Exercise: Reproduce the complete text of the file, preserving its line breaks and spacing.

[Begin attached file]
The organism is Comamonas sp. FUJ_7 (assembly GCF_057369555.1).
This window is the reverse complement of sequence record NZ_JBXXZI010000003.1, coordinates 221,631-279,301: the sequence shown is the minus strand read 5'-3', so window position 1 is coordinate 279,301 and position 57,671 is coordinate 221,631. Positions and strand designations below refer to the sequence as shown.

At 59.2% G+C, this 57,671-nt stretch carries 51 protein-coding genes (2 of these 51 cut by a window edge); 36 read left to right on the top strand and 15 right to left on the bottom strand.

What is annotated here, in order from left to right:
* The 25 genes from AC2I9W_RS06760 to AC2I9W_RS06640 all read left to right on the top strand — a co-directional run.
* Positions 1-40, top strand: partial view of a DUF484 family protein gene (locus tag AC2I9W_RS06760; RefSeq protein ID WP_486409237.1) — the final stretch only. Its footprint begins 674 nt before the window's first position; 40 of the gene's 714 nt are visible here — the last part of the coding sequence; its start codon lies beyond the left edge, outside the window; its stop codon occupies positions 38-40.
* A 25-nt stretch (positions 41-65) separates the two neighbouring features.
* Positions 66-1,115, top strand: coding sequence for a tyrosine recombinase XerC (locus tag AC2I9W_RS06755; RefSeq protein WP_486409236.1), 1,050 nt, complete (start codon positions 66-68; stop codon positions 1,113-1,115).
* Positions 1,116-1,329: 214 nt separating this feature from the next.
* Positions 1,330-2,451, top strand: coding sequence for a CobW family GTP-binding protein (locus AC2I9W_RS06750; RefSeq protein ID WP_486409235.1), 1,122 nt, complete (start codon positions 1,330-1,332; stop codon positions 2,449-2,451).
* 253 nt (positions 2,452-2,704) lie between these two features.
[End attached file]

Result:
The organism is Comamonas sp. FUJ_7 (assembly GCF_057369555.1).
This window is the reverse complement of sequence record NZ_JBXXZI010000003.1, coordinates 221,631-279,301: the sequence shown is the minus strand read 5'-3', so window position 1 is coordinate 279,301 and position 57,671 is coordinate 221,631. Positions and strand designations below refer to the sequence as shown.

At 59.2% G+C, this 57,671-nt stretch carries 51 protein-coding genes (2 of these 51 cut by a window edge); 36 read left to right on the top strand and 15 right to left on the bottom strand.

What is annotated here, in order from left to right:
* The 25 genes from AC2I9W_RS06760 to AC2I9W_RS06640 all read left to right on the top strand — a co-directional run.
* Positions 1-40, top strand: partial view of a DUF484 family protein gene (locus tag AC2I9W_RS06760; RefSeq protein ID WP_486409237.1) — the final stretch only. Its footprint begins 674 nt before the window's first position; 40 of the gene's 714 nt are visible here — the last part of the coding sequence; its start codon lies beyond the left edge, outside the window; its stop codon occupies positions 38-40.
* A 25-nt stretch (positions 41-65) separates the two neighbouring features.
* Positions 66-1,115, top strand: coding sequence for a tyrosine recombinase XerC (locus tag AC2I9W_RS06755; RefSeq protein WP_486409236.1), 1,050 nt, complete (start codon positions 66-68; stop codon positions 1,113-1,115).
* Positions 1,116-1,329: 214 nt separating this feature from the next.
* Positions 1,330-2,451, top strand: coding sequence for a CobW family GTP-binding protein (locus AC2I9W_RS06750; RefSeq protein ID WP_486409235.1), 1,122 nt, complete (start codon positions 1,330-1,332; stop codon positions 2,449-2,451).
* 253 nt (positions 2,452-2,704) lie between these two features.